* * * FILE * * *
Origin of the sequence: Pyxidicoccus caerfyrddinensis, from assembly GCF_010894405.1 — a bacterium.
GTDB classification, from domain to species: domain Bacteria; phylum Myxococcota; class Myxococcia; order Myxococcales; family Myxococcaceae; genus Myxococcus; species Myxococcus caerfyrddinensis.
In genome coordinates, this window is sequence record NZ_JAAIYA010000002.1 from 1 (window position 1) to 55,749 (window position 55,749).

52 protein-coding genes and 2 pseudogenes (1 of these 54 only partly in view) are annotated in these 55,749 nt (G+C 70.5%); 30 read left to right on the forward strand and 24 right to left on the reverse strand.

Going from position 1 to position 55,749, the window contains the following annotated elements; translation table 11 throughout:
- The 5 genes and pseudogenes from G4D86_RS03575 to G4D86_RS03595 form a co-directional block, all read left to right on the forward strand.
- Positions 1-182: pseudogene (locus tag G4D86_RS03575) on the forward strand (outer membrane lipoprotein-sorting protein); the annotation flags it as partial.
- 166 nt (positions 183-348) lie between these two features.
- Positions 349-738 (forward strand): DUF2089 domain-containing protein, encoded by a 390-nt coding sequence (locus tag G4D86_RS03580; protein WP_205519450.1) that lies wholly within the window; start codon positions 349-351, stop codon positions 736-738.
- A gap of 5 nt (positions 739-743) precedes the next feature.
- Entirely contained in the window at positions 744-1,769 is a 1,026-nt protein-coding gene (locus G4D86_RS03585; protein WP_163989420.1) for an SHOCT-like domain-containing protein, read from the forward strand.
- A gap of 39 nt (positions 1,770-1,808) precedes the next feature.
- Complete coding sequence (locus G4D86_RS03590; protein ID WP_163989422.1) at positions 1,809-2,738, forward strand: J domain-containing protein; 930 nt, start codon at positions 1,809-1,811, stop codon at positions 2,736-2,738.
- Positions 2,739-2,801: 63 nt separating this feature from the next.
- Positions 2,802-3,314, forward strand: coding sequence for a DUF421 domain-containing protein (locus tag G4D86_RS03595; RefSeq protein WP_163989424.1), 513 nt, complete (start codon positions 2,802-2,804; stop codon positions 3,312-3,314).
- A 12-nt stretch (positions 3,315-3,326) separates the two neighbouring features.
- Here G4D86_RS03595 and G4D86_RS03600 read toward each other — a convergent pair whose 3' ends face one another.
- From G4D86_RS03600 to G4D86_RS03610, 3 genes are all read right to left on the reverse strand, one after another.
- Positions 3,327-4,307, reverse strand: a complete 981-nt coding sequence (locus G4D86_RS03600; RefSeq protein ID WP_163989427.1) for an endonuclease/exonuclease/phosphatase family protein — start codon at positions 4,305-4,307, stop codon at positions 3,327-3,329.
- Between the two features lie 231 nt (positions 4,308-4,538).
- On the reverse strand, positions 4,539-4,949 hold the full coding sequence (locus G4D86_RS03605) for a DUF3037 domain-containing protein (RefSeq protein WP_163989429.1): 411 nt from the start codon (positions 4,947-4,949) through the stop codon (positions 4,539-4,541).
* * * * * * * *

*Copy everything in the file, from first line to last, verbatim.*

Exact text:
Origin of the sequence: Pyxidicoccus caerfyrddinensis, from assembly GCF_010894405.1 — a bacterium.
GTDB classification, from domain to species: domain Bacteria; phylum Myxococcota; class Myxococcia; order Myxococcales; family Myxococcaceae; genus Myxococcus; species Myxococcus caerfyrddinensis.
In genome coordinates, this window is sequence record NZ_JAAIYA010000002.1 from 1 (window position 1) to 55,749 (window position 55,749).

52 protein-coding genes and 2 pseudogenes (1 of these 54 only partly in view) are annotated in these 55,749 nt (G+C 70.5%); 30 read left to right on the forward strand and 24 right to left on the reverse strand.

Going from position 1 to position 55,749, the window contains the following annotated elements; translation table 11 throughout:
- The 5 genes and pseudogenes from G4D86_RS03575 to G4D86_RS03595 form a co-directional block, all read left to right on the forward strand.
- Positions 1-182: pseudogene (locus tag G4D86_RS03575) on the forward strand (outer membrane lipoprotein-sorting protein); the annotation flags it as partial.
- 166 nt (positions 183-348) lie between these two features.
- Positions 349-738 (forward strand): DUF2089 domain-containing protein, encoded by a 390-nt coding sequence (locus tag G4D86_RS03580; protein WP_205519450.1) that lies wholly within the window; start codon positions 349-351, stop codon positions 736-738.
- A gap of 5 nt (positions 739-743) precedes the next feature.
- Entirely contained in the window at positions 744-1,769 is a 1,026-nt protein-coding gene (locus G4D86_RS03585; protein WP_163989420.1) for an SHOCT-like domain-containing protein, read from the forward strand.
- A gap of 39 nt (positions 1,770-1,808) precedes the next feature.
- Complete coding sequence (locus G4D86_RS03590; protein ID WP_163989422.1) at positions 1,809-2,738, forward strand: J domain-containing protein; 930 nt, start codon at positions 1,809-1,811, stop codon at positions 2,736-2,738.
- Positions 2,739-2,801: 63 nt separating this feature from the next.
- Positions 2,802-3,314, forward strand: coding sequence for a DUF421 domain-containing protein (locus tag G4D86_RS03595; RefSeq protein WP_163989424.1), 513 nt, complete (start codon positions 2,802-2,804; stop codon positions 3,312-3,314).
- A 12-nt stretch (positions 3,315-3,326) separates the two neighbouring features.
- Here G4D86_RS03595 and G4D86_RS03600 read toward each other — a convergent pair whose 3' ends face one another.
- From G4D86_RS03600 to G4D86_RS03610, 3 genes are all read right to left on the reverse strand, one after another.
- Positions 3,327-4,307, reverse strand: a complete 981-nt coding sequence (locus G4D86_RS03600; RefSeq protein ID WP_163989427.1) for an endonuclease/exonuclease/phosphatase family protein — start codon at positions 4,305-4,307, stop codon at positions 3,327-3,329.
- Between the two features lie 231 nt (positions 4,308-4,538).
- On the reverse strand, positions 4,539-4,949 hold the full coding sequence (locus G4D86_RS03605) for a DUF3037 domain-containing protein (RefSeq protein WP_163989429.1): 411 nt from the start codon (positions 4,947-4,949) through the stop codon (positions 4,539-4,541).